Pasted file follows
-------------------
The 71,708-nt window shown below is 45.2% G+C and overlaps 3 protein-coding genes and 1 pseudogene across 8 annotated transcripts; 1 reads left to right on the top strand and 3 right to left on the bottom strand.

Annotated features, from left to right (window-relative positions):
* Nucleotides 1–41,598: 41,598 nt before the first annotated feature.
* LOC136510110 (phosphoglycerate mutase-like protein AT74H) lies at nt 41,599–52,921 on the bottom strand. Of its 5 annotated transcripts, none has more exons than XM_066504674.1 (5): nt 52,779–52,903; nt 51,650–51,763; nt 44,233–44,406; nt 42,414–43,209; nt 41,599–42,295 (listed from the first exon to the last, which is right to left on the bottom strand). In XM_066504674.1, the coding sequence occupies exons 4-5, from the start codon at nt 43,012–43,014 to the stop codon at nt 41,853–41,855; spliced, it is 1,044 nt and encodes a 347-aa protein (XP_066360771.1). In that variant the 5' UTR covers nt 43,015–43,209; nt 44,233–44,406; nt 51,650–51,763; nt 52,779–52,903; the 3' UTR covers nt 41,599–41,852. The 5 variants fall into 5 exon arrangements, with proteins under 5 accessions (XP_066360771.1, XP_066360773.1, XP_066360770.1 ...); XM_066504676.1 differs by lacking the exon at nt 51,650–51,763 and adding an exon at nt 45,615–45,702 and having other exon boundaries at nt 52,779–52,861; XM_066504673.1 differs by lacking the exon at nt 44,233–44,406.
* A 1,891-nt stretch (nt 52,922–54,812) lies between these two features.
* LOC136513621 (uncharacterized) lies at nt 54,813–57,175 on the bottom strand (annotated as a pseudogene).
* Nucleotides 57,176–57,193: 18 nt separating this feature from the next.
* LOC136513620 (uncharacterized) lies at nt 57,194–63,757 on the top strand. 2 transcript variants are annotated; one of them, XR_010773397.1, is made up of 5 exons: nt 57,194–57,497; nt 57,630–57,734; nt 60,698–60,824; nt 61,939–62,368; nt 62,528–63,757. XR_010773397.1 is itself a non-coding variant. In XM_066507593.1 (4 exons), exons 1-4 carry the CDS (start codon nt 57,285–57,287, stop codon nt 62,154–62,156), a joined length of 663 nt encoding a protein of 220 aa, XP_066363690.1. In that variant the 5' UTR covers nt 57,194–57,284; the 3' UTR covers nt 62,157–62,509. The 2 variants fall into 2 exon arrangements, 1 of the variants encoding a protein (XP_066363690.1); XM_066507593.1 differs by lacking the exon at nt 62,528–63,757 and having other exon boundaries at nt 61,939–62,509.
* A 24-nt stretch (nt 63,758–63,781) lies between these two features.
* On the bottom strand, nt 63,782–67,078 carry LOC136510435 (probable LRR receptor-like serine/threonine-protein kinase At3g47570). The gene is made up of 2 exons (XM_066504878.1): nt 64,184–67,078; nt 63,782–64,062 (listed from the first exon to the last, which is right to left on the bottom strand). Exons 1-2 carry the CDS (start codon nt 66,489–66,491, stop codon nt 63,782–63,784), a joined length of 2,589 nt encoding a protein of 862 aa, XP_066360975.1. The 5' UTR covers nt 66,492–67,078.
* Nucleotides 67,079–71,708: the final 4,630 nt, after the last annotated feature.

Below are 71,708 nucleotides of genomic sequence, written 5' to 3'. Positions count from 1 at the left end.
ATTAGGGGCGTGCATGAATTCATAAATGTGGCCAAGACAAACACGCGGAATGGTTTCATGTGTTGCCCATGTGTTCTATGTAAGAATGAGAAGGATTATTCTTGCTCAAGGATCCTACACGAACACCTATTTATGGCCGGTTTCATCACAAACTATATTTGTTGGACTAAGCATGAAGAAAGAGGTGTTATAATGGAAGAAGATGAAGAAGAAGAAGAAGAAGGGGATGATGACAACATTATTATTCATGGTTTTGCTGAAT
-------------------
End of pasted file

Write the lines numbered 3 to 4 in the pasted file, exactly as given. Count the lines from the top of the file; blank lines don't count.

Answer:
* Nucleotides 1–41,598: 41,598 nt before the first annotated feature.
* LOC136510110 (phosphoglycerate mutase-like protein AT74H) lies at nt 41,599–52,921 on the bottom strand. Of its 5 annotated transcripts, none has more exons than XM_066504674.1 (5): nt 52,779–52,903; nt 51,650–51,763; nt 44,233–44,406; nt 42,414–43,209; nt 41,599–42,295 (listed from the first exon to the last, which is right to left on the bottom strand). In XM_066504674.1, the coding sequence occupies exons 4-5, from the start codon at nt 43,012–43,014 to the stop codon at nt 41,853–41,855; spliced, it is 1,044 nt and encodes a 347-aa protein (XP_066360771.1). In that variant the 5' UTR covers nt 43,015–43,209; nt 44,233–44,406; nt 51,650–51,763; nt 52,779–52,903; the 3' UTR covers nt 41,599–41,852. The 5 variants fall into 5 exon arrangements, with proteins under 5 accessions (XP_066360771.1, XP_066360773.1, XP_066360770.1 ...); XM_066504676.1 differs by lacking the exon at nt 51,650–51,763 and adding an exon at nt 45,615–45,702 and having other exon boundaries at nt 52,779–52,861; XM_066504673.1 differs by lacking the exon at nt 44,233–44,406.